vCase0 = AttributedStringBuilder.buildExpression("World")
    }
    let _b = AttributedStringBuilder.buildOptional(vCase0)
    return AttributedStringBuilder.buildBlock(_a, _b)
}

// Logic corresponding to the if let statement above
var myFirstText: AttributedString {
    let _a = AttributedStringBuilder.buildExpression("Hello")
    var vCase0:AttributedString?
    if let name = name {
        vCase0 = AttributedStringBuilder.buildExpression(name)
    }
    let _b = AttributedStringBuilder.buildOptional(vCase0)
    return AttributedStringBuilder.buildBlock(_a,_b)
}

This is why implementing buildOptional is enough to support both if (without else) and if let statements.

Adding support for multi-branch selection

For if else and switch syntax, you need to implement two methods: buildEither(first:) and buildEither(second:):

Swift
// Called for the branch where the condition is true (left branch)
public static func buildEither(first component: AttributedString) -> AttributedString {
    component
}

// Called for the branch where the condition is false (right branch)
public static func buildEither(second component: AttributedString) -> AttributedString {
    component
}

Usage is as follows:

Swift
var show = true
@AttributedStringBuilder
var myFirstText: AttributedString {
    if show {
        "Hello"
    } else {
        "World"
    }
}

The corresponding translated code is:

Swift
var myFirstText: AttributedString {
    let vMerged: AttributedString
    if show {
        vMerged = AttributedStringBuilder.buildEither(first: AttributedStringBuilder.buildExpression("Hello"))
    } else {
        vMerged = AttributedStringBuilder.buildEither(second: AttributedStringBuilder.buildExpression("World"))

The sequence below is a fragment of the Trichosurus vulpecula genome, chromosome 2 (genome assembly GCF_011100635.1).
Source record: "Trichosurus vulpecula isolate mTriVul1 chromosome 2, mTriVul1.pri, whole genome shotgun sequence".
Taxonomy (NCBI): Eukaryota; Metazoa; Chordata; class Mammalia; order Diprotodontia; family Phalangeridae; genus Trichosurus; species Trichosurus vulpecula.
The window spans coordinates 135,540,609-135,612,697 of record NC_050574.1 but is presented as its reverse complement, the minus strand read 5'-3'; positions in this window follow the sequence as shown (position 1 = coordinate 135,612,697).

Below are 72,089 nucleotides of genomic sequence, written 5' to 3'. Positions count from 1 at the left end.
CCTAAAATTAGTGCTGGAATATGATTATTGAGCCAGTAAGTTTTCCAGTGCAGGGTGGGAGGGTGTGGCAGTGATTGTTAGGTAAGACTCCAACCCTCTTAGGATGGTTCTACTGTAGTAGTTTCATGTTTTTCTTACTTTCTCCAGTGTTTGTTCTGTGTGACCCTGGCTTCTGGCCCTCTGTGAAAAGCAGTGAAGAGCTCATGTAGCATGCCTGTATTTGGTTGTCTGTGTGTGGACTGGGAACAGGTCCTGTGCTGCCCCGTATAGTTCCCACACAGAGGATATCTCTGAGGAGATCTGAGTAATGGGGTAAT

}
    return AttributedStringBuilder.buildBlock(vMerged)
}

When an else statement is present, the builder will produce a binary tree during translation, with each result assigned to one of its leaves. For the non-else part of a branch in an if else, the builder will still handle it using buildOptional, for example:

Swift
var show = true
var name = "fatbobman"
@AttributedStringBuilder
var myFirstText: Text {
    if show {
        "Hello"
    } else if name.count > 5 {
        name
    }
}

Translated text goes here

Swift
// Translated code
var myFirstText: AttributedString {
    let vMerged: AttributedString
    if show {
        vMerged = AttributedStringBuilder.buildEither(first: AttributedStringBuilder.buildExpression("Hello"))
    } else {
        // First handle the case where else is not present using buildOptional
        var vCase0: AttributedString?
        if name.count > 5 {
            vCase0 = AttributedStringBuilder.buildExpression(name)
        }
        let _a = AttributedStringBuilder.buildOptional(vCase0)
        // Sum up the right branch to vMerged